Image: Thomas Bjørkan
You might have heard about oceanic sea pens as the superior alternative to housing marine mammals within marine parks. Many claim them to be the magic solution to end captivity for cetaceans currently living in human care.
Unfortunately, the conversation too often leaves out the smallest details that are the largest problems.
Viruses, pathogenic bacteria and fungi, and parasites.
All are part of the biodiversity that live in our oceans. Seawater is teeming with microorganisms and infectious agents that have existed long before mammals. And they have everything to do with the sea pen debate.
There are 53 orcas known to be in human care and 32 of them have been born in this environment. There are also multiple orcas that are not the first generation but the second or third born in human care. The immune systems of these whales have adapted to the ever-evolving microbes they are naturally exposed to and the same is to be said for wild populations. However, the strains each population experience are different. Each host enables the virus to mutate; as they gain access to the host’s genetic material they evolve and adapt.
Wild populations are bound to be carrying strains of infectious agents that captive populations have no immunity against and vice versa.
If the point of all this is to save orcas, it is reckless and deliberately obtuse not to discuss the dangers of microbial pathogens.
An excellent and relevant example of a virus mutating amongst populations and crossing regions is the cetacean morbillivirus (CeMV).
What exactly is a morbillivirus? It may be more familiar to you than you think.
The National and Oceanic Atmospheric Association (NOAA), describes this pathogen as such:
“Morbilliviruses are in the family Paramyxoviridae. Specific morbilliviruses cause measles (in people), canine distemper (in dogs, coyotes, wolves, and seals), rinderpest (in cattle), and peste-des-petits-ruminants (goats and sheep). Five types of morbilliviruses have been detected in marine mammals in the United States: canine distemper virus (CDV) and phocine distemper virus (PDV) in seals and sea otters, and dolphin morbillivirus (DMV), pilot whale morbillivirus (PWMV), and Longman’s beaked whale morbillivirus (LBWMV), which are collectively referred to as cetacean morbillivirus (CeMV), in porpoises, dolphins and whales.”
Large-scale mortality caused by this virus is not a new occurrence and there have been novel strains that are phylogenetically distinct even within the same body of water. Simply stated, the morbillivirus is mutating and evolving to survive as microbes on Earth have done for billions of years.
One of the first mass mortality events caused by CeMV was recorded during 1987-1988 and affected Bottlenose dolphins along the East Coast from New Jersey to Florida. Over 700 dolphins of all ages were stranded, the majority of them dying within hours of washing ashore over 11 months. Another large-scale event affected thousands of striped dolphins in the Mediterranean Sea from 1990-1992. Since then, strains of CeMV have been found in cetacean mortalities in the Indian Ocean, Indo-Pacific regions, the eastern and western Atlantic, and the eastern and western coasts of Australia.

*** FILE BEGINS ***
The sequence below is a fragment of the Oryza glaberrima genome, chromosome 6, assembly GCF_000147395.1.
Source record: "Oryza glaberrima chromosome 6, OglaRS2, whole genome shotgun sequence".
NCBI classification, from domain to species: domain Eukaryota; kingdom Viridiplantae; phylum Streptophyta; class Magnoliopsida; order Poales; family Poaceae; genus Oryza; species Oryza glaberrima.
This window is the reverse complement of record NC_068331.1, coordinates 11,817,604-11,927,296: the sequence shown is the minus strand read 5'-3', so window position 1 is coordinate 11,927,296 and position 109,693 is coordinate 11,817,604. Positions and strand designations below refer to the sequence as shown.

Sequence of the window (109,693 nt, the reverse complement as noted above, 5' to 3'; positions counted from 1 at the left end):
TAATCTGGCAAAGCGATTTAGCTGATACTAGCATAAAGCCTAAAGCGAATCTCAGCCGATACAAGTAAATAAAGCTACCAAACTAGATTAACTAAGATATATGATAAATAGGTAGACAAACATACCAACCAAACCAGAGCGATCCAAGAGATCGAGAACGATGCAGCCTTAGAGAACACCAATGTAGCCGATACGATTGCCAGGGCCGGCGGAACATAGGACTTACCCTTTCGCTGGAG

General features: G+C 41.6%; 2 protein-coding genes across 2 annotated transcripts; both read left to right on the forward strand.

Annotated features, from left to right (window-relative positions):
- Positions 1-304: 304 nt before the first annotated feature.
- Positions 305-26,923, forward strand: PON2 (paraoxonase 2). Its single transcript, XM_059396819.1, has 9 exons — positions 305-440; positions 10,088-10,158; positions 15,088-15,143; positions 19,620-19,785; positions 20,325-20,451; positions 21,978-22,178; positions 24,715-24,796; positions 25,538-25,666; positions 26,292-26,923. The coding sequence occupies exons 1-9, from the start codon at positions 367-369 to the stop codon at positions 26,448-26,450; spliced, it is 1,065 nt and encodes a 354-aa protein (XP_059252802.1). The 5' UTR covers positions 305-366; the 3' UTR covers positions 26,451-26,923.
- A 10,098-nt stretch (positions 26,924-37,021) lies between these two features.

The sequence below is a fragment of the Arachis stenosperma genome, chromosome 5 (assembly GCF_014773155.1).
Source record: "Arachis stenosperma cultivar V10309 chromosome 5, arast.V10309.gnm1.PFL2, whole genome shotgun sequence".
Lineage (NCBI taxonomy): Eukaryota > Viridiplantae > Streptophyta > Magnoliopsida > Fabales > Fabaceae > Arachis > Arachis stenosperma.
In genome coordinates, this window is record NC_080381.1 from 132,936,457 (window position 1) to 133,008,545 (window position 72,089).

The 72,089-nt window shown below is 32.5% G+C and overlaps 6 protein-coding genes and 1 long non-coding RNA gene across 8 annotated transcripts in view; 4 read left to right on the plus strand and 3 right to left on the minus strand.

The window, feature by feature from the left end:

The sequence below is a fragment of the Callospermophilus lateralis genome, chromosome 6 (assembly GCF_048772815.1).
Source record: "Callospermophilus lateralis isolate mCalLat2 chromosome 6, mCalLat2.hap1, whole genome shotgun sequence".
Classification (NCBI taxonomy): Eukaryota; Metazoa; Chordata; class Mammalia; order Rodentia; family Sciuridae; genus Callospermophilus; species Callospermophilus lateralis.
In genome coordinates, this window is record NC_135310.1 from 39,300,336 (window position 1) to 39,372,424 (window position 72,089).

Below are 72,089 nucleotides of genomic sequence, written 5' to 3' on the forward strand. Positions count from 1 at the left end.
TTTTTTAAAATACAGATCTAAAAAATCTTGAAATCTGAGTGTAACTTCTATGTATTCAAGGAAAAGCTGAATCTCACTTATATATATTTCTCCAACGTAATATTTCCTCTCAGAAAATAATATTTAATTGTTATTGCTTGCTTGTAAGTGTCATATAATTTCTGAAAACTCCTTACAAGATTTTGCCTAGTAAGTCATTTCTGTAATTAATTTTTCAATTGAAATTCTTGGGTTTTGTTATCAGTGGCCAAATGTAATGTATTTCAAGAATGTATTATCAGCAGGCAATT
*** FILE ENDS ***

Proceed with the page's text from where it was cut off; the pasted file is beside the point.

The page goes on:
It has spanned multiple regions and adapted to infect varied marine mammal species over the last few decades. Recent studies hypothesize that current Atlantic/Gulf of Mexico populations are at risk of infection as older individuals that are immune, either from exposure or antibodies received while nursing, begin to die off. It would seem they are on the right track as over 1300 cetaceans in these regions have been found dead or stranded, testing positive for CeMV, from July 1, 2013 to June 29, 2014.
So why are the previous and current outbreaks of this virus relevant to the discussion of sea pens?
Because exposure is the most critical hurdle there is to clear before attempting to expose these two now completely separate populations to each other, even if it is through the walls of a sea pen. Viral transmission happens in varied ways such as blood or body fluids, fecal-oral routes, infectious vectors (ex: mosquitos), and airborne transmission.
Exposing orca populations to any strain of any pathogen is derelict in the ultimate goal to protect ecosystems. On our best day, scientists can’t expect to predict all of the potential pitfalls associated with such exposure or the dangers involved on a microbiological level. This one obstacle alone, cross-contamination and subsequent infection, relegates sea pens to what Dr. Naomi Rose recently accused marine parks of being – an experiment.
However, unlike parks and their staff, sea pens are in their infancy. It is cruel and apathetic to expose captive whales to pathogens they are biologically ill equipped to deal with. Just as it is grossly negligent to endanger wild populations to maladies we are ill equipped to prevent.
If anti-captivity supporters wish to continue to tout oceanic sea pens as the magical solution to the current living conditions of captive orcas, they have quite a bit of work to do.
Would you like to learn more about viruses currently afflicting wild populations of marine mammals? Below are links to help you learn more about morbillivirus, viral pathogens of marine mammals, and what you should do if you should encounter a stranded marine mammal.